Monday, Jul 13, 2020
HomeHomePM explains why some islands are closed

PM explains why some islands are closed

Dr. Hubert Minnis.

Explaining his decision to allow normal commercial activity to resume on some islands while islands like Exuma and Eleuthera remain closed for business, Prime Minister Dr. Hubert Minnis said yesterday he wants to ensure that authorities have the capacity to manage any potential outbreak of COVID-19, and thus chose to take a phased approach to reopening.

“So, if a particular island goes viral or goes left on you, you can manage that,” said Minnis in an interview with ZNS.

“If you open up all and two go viral on you, you have a catastrophe. Your health system might possibly melt down.

“So, whatever we do, we must take into consideration our capacity to manage, our capacity to transport. Yes, they are sterile at this time. But, we must assume that if anything goes wrong, we must be on top of it…”

 Individuals who fall ill on Family Islands would have to be transported to New Providence in a single-use “incubation tent” that costs $10,000, according to the prime minister.

Commercial activity resumed as normal on Cat Island, Long Island, Abaco and Andros on Monday, though the legal order giving effect to Minnis’ announcement has not yet been released.

On May 3, the prime minister declared that normal commercial activity is allowed on Ragged Island, Rum Cay, Mayaguana, Inagua, Crooked Island, Acklins and Long Cay.

No case of COVID-19 has been confirmed in any of those islands, whose borders have been closed since late March.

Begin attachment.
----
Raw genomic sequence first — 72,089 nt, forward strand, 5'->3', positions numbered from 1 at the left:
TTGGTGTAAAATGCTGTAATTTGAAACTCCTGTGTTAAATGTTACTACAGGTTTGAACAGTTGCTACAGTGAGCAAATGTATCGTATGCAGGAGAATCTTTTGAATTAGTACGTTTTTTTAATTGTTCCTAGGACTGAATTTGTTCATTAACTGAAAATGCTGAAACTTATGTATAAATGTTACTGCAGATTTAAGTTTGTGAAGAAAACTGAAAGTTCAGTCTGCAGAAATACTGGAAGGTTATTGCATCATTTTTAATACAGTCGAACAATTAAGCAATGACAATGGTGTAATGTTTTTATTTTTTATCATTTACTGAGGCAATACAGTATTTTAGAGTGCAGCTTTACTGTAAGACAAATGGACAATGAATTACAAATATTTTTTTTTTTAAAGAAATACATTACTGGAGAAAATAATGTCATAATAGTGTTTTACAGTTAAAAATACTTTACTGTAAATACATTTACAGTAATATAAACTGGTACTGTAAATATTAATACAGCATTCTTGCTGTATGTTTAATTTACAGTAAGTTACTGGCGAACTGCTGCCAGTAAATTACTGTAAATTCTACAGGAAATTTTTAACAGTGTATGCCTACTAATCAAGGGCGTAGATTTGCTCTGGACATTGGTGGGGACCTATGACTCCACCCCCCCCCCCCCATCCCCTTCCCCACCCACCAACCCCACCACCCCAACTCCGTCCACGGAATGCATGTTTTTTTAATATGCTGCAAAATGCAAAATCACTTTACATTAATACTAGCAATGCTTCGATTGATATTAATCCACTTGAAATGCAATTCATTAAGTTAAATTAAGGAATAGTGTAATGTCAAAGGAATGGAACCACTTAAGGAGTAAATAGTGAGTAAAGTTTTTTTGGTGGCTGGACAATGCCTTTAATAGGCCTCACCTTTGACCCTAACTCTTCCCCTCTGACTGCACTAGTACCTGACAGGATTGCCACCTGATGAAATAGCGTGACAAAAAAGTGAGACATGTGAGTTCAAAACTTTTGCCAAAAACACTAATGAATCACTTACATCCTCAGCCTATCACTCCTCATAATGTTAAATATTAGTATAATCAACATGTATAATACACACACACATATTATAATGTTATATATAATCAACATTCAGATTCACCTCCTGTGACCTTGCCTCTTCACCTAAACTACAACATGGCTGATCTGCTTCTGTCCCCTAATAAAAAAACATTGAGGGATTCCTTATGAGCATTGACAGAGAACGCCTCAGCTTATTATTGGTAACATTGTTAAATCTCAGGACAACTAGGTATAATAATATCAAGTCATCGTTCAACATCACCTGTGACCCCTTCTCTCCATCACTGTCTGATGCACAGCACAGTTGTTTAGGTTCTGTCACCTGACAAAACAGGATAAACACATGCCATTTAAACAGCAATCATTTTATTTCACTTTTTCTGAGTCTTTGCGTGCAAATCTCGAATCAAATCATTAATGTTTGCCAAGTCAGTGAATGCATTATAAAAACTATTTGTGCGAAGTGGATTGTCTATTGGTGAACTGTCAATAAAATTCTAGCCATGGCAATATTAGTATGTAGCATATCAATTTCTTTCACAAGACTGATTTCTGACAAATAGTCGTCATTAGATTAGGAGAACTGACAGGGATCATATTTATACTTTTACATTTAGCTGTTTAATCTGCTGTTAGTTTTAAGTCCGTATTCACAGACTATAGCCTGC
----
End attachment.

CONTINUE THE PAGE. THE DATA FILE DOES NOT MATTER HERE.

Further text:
On March 19, the prime minister ordered that non-essential businesses in the country close immediately.

 Exuma, Eleuthera, San Salvador and the Berry Islands have also not had any cases, but they remain closed.

Minnis has been making weekly national addresses but has not held a press conference in more than a month.

He said yesterday that his reason for opening Andros at this time is to allow residents to benefit from the historically lucrative crab season.

 “Many Androsians depend on crab, the export of crab to New Providence and wherever else,” Minnis said.

“That’s like Christmas for them. That’s their economic engine. So, we had to make a determination. Do we open San Salvador and Eleuthera, cause there was only one additional island that we were going to open. Do we do San Salvador? Do we do Eleuthera or do we allow the Androsians to take advantage of this particular time when their economic engine is roaring?”

Minnis added, “The amount of money that they generate at this particular time [will] take them through to the entire year, so that was the deciding factor there. I could not lose such an opportunity. So, as a result, the decision was made to release Andros and hold back the remainder [of the islands] at this time.”

Some Family Island MPs and residents have raised issues with Minnis’ decision to prohibit the resumption of commercial activity on their islands.

On Monday, North Eleuthera MP Rickey Mackey said, “I’m sure you are aware that once the prime minister has spoken on an issue, we’re guided by that direction.

“I do have some personal concern, especially in Spanish Wells. They have kept to the orders. I’m concerned that while they have adhered to all of the regulations, being locked in so long has created a sense of frustration for them. In fact, I think they went above and beyond in terms of trying to adhere to the orders for COVID-19.”

Staff Reporter at The Nassau Guardian
Jasper Ward started at The Nassau Guardian in September 2018. Ward covers a wide range of national and social issues.
Education: Goldsmith, University of London, MA in Race, Media and Social Justice
FOLLOW US ON:
Housekeeper fined $2
King takes command o